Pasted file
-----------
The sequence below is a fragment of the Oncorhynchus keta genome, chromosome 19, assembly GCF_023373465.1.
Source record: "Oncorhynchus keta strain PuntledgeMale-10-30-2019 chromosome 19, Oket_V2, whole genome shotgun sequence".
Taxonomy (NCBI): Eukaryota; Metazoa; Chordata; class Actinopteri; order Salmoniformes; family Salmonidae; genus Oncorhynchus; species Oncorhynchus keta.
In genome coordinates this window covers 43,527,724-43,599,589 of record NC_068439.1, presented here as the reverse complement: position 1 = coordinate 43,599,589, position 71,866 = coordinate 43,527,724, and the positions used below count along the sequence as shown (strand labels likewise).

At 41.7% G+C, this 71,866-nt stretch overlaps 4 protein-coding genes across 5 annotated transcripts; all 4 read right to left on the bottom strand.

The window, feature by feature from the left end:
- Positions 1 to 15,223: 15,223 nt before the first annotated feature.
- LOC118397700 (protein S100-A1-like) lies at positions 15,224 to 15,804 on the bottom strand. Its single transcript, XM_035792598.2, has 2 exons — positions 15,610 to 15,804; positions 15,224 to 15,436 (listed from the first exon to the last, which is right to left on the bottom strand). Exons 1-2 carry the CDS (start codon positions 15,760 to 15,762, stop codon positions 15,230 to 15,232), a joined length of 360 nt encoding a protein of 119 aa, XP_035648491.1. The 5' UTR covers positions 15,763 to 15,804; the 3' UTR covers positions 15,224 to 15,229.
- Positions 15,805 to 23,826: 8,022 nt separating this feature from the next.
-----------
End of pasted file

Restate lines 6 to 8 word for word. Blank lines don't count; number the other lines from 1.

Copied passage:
The window, feature by feature from the left end:
- Positions 1 to 15,223: 15,223 nt before the first annotated feature.
- LOC118397700 (protein S100-A1-like) lies at positions 15,224 to 15,804 on the bottom strand. Its single transcript, XM_035792598.2, has 2 exons — positions 15,610 to 15,804; positions 15,224 to 15,436 (listed from the first exon to the last, which is right to left on the bottom strand). Exons 1-2 carry the CDS (start codon positions 15,760 to 15,762, stop codon positions 15,230 to 15,232), a joined length of 360 nt encoding a protein of 119 aa, XP_035648491.1. The 5' UTR covers positions 15,763 to 15,804; the 3' UTR covers positions 15,224 to 15,229.